What surprises me the most
about this ‘respect’ issue is
that when Ryan Mykita
called Christina on the fact that she doesn’t respect her constituents, there was no rebuttal from her side. I am not saying that, to quote Christina, she is ‘anti-student and all,’ but she just lacks major respect for people in general, and in obvious return, people lack respect for her.
On top of the lack of
respect, being for the
students requires advocating for what the students, meaning the majority of the students, want. It seems to me that a lot of the work that comes out of that office is ultimately for what Christina wants and what will make her look good. Yes, there is the ‘No More Fee Increase’ campaign. But honestly, does anybody think this is an effective campaign? Fees are going to increase regardless of what she says or does. She’s wasting a lot of her time and the students’ time. Just because this makes her look good, like she’s some kind of rebel fighting for our cause, it doesn’t help; it’s pointless.
Furthermore, passing out Proposition 56 fliers at a ‘No
More Fee Increase’ event is
even more inappropriate for
an EVP to do. Without focusing
on how the actual proposition is
not in the best interest of the
students, how about the fact that only passing out ‘Yes on 56’
fliers is not in the best interest of the students? Where are the ‘No on 56’ fliers? Shouldn’t we be given information from both sides so we can make wise decisions as students?
This brings me to another
point: I’m so very glad
that Christina’s legislation
endorsing Proposition 56 failed
to pass the Legislative Council.
I’m outraged that this legislation would actually be on the table. How would passing an endorsement for Proposition 56 help us students? To quote the paragraph under the EVP section of
the ASUCI Web site, ‘It is the goal of the Office of the EVP to
unite the diversity on this campus to create an environment
conducive to change for the betterment of the student body.’ Does a ‘We endorse Proposition 56’ legislation do anything to ‘unite the diversity’ or ‘create an environment conducive to change?’ No. It’s seriously time that the EVP stop trying to pass her own motives and agendas off as helping the students.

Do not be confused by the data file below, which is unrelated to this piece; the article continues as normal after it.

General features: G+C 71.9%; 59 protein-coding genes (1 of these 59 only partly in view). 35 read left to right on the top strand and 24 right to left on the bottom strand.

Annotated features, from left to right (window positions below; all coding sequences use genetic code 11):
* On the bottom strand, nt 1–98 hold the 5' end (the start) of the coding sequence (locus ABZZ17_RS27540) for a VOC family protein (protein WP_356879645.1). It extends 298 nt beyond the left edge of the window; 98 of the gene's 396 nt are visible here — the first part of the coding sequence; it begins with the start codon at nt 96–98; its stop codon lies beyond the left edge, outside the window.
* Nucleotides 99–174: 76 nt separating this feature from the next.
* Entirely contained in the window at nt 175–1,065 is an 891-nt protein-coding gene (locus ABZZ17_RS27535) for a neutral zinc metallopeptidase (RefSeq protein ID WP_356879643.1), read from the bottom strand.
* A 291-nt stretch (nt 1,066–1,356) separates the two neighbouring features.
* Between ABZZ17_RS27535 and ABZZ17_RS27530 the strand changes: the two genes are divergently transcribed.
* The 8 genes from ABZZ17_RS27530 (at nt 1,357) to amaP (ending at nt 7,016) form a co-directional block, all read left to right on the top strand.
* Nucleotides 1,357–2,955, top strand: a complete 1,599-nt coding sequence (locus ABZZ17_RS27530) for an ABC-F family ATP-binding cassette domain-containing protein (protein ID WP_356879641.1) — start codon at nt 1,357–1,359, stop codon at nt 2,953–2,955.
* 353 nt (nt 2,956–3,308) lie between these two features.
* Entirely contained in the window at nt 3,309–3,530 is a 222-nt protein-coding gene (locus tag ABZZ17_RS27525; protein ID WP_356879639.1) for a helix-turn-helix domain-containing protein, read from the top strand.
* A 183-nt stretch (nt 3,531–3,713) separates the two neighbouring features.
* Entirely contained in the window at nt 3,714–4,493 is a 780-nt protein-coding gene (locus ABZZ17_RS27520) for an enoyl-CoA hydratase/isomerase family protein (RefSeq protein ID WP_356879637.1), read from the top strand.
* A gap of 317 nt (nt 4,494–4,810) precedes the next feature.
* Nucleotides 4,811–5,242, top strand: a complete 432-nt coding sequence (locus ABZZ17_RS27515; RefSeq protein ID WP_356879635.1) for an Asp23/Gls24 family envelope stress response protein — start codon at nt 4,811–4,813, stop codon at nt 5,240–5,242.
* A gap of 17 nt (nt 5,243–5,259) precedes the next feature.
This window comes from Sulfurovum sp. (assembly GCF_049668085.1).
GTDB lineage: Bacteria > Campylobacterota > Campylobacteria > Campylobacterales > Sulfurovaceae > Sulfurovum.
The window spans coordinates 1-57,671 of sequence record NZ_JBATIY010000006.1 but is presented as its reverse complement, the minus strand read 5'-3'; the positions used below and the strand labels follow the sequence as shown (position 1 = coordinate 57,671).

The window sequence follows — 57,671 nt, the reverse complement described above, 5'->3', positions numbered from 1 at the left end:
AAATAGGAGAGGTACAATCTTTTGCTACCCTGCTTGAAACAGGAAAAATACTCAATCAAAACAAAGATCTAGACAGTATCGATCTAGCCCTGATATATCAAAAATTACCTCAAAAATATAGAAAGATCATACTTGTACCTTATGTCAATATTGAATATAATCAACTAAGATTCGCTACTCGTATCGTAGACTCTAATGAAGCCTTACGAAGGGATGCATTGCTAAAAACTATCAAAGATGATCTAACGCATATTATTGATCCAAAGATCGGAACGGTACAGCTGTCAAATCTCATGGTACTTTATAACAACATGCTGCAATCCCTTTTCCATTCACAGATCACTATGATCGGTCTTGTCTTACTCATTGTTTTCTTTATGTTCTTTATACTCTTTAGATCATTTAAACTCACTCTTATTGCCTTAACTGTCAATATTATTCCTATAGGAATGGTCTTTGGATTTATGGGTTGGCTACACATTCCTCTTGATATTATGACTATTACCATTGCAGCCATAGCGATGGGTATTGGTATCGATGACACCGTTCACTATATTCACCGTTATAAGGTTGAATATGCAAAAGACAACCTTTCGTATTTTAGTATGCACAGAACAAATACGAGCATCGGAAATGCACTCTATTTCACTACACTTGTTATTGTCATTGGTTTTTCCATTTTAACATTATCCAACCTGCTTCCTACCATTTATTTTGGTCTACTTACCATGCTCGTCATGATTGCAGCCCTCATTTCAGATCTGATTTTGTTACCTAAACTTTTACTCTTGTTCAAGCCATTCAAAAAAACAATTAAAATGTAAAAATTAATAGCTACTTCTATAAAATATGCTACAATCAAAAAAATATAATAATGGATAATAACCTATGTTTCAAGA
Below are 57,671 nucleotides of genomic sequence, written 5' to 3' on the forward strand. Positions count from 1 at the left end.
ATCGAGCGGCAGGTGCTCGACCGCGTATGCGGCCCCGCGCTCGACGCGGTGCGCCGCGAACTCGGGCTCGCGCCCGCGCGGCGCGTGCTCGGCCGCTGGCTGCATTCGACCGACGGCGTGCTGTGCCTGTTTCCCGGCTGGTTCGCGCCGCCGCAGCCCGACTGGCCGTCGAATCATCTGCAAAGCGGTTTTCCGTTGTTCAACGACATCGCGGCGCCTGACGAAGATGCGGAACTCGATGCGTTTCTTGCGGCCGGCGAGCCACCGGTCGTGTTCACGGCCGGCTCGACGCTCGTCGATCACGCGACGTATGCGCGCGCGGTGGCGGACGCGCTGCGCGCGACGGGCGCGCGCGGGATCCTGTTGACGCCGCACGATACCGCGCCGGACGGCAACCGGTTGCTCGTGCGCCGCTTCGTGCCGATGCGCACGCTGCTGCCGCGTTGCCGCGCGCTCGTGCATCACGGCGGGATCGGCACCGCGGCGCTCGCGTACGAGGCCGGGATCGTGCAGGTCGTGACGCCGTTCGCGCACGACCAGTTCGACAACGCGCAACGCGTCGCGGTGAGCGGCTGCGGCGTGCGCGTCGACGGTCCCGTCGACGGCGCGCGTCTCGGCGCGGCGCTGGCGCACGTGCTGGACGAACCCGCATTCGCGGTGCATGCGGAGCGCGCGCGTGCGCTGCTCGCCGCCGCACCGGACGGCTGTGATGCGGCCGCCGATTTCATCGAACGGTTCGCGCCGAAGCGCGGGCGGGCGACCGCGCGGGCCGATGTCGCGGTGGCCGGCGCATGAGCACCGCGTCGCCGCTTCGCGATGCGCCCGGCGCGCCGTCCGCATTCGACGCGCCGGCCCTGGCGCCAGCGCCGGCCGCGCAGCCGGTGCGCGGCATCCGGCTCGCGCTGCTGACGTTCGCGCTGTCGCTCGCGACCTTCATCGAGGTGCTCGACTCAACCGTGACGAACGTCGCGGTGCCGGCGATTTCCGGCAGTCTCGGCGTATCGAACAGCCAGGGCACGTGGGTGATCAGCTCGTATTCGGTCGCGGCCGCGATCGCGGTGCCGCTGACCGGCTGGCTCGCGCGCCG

I quote Christina: ‘For the bitch that I am, if you ever come to ASUCI or go to our events, you know what has been accomplished.’ What exactly has she accomplished? Yes, we got letters to the regents, yes, we’ve said ‘No More Fee Increase,’ yes, we’ve yelled and argued a lot during meetings, but what has the EVP done that actually helps the students? Aside from the legislative council putting up worthwhile events like the Bio Sci Day where students get free food, information on their major or how to get more involved at UCI, and aside from some legislation that actually gives students extra help by tutoring, or whatever, there hasn’t been much out of the EVP office that has actually helped us as a student body. If she really wanted to help the students, instead of passing out pamphlets endorsing Proposition 56, it would be better to host an event where people debate Proposition 56 or where Proposition 56 is explained (both sides). That way, by being informed about both sides of the issue, the students are better able to understand the topic at hand.
In closing, Christina is qualified and has the potential to, as she says, ‘get shit done’ (a good choice of a noun for what actually comes out of her office), but instead of focusing on what helps her and makes her look all great, she needs to focus on what actually helps us students.